On Monday, a high-profile copyright dispute was resolved in favor of artist Victor Willis, the original lead singer of the Village People.  In 2011 Willis provided Scorpio Music with a notice of termination of copyright for 33 songs.  Scorpio Music responded by filing suit to invalidate the terminations.  The court ruled for Willis, dismissing Scorpio Music’s case.  See Scorpio Music SA v. Willis, 3:11-cv-01557, Dkt. 30 (S.D. Cal. May 7, 2012). 

The Copyright Act allows artists or authors to terminate a grant or sale of a copyright pursuant to either § 304(c) or § 203.  Section 304(c) allows an artist or author to terminate the grant of a copyright in a work after 56 years if the work was transferred or sold before 1978.  Section 203, on the other hand, allows an artist or author to terminate the grant of a copyright in a work after 35 years if the work was transferred during or after 1978.  Under these provisions, many copyright terminations become effective as early as 2013.

While the legal arguments in Willis’ case might interest some, we find the impending cascade of artists’ copyright grant termination suits to be substantially more significant.  The initiation of copyright grant terminations like Willis' has been expected for a number of years, but Willis’s case is the first high-profile case to be resolved in favor of the artist.

Moreover, Willis’s victory comes in the midst of another torrent of lawsuits being brought by music artists regarding the appropriate classification of digitally downloaded songs.  In a dispute over songs by artist Eminem, the Ninth Circuit held that digital downloads of songs are “licenses” and not physical “sales.” FBT Productions LLC v. Aftermath Records, 621 F.3d 958 (9th Cir. 2010).  The distinction means that under a large number of contracts in the music industry, artists are entitled to a substantially higher royalty percentage (50% for licenses versus 12-20% for conventional records). 

After FBT, other artists filed a flood of similar digital royalty suits.  See, e.g., James v. UMG Recordings Inc., 3:11-cv-01613 (N.D. Cal.); Zombie et al. v. UMG Recordings Inc., 3:11-cv-02431 (N.D. Cal.); Williams v. UMG Recordings Inc., 3:12-cv-01289 (N.D. Cal.); Harris v. UMG Recordings Inc., 3:12-cv-01305 (N.D. Cal.); Toto Inc. v. Sony Music Entertainment, 1:12-cv-01434 (S.D.N.Y.); The Youngbloods v. BMG Music, 1:07-cv-02394 (S.D.N.Y.); Shropshire v. Sony Music Entertainment, 1:06-cv-03252 (S.D.N.Y.); Ear Booker Enterprises Inc. v. Sony Music Entertainment, 1:12-cv-02385 (S.D.N.Y.); Rogers v. Capitol Records LLC, 3:12-cv-00180 (M.D. Ten.); Wright v. Warner Music Group Corp., 12-cv-0870 (N.D. Cal.).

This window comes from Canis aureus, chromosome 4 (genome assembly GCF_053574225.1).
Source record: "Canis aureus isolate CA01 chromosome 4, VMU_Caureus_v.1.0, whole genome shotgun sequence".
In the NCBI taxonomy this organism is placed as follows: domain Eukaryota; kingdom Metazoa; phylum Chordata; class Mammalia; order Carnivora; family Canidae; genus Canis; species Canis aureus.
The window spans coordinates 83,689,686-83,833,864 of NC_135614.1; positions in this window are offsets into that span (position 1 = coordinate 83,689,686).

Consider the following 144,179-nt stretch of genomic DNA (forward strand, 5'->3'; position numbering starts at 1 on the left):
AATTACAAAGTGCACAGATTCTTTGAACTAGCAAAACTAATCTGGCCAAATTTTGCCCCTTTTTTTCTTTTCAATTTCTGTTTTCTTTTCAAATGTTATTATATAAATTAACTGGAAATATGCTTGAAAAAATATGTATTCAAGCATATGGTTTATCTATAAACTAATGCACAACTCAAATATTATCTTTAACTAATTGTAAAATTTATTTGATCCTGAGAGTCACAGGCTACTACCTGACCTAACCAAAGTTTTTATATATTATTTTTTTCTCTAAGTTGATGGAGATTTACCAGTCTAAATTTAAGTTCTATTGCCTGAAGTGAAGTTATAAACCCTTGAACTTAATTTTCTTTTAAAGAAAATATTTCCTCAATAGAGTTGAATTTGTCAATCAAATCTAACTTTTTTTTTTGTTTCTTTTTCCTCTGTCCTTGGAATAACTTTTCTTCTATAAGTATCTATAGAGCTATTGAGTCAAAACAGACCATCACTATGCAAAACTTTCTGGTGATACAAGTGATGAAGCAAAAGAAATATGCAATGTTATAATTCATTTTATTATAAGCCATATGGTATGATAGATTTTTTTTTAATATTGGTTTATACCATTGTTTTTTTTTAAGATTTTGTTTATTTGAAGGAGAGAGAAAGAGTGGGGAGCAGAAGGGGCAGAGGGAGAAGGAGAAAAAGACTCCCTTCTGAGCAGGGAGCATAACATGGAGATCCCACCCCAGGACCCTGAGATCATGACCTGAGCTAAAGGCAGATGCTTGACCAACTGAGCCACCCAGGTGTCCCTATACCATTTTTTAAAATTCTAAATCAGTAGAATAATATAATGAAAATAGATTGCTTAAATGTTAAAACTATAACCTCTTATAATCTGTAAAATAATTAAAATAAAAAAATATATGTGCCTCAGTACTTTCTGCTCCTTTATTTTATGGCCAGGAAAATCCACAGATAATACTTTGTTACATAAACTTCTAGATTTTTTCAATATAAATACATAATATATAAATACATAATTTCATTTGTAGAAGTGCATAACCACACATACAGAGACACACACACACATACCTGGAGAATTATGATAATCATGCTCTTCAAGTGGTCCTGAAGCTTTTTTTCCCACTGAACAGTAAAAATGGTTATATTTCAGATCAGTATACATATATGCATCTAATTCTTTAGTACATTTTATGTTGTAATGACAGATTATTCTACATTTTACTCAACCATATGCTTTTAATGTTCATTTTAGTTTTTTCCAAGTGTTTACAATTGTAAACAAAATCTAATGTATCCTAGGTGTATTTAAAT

While the music industry has been evolving to adapt to digital music and increased artist independence for some time now, these types of digital royalty suits are likely to accelerate that evolution.  Now the battle is likely to be waged on two fronts.  Just as a rush of artists followed in FBT’s footsteps, we expect that a rush of artists will follow in Willis’s, and there will be more termination notices served on music publishers and record labels.  As more artists begin to reclaim copyrights in their songs, the music industry’s evolution will likely further accelerate, with re-negotiations of distribution rights undertaken to handle the likely annual waves of copyright grant terminations. 

We expect artists to leverage both the Willis and the FBT (Eminem) rulings to increase their share of royalties received for sales or licenses of their music.  For example, an artist might give a notice to terminate copyright grants as a precursor to royalty rate negotiations and agree not to terminate the copyright grant in exchange for higher royalty rates.  And, with established artists reclaiming copyrights in successful tracks, publishers are subject to losing significant revenue.  For example, Willis can bypass traditional distribution channels for his well known songs and target the market directly.  While start-up acts may still need the help of the labels to market and distribute new sounds, famous artists can rely upon the inertia of their popularity to maintain continued licenses (downloads) of their music.  The combination of the digital royalty and copyright grant termination disputes will inevitably cause many industry contracts to be rewritten.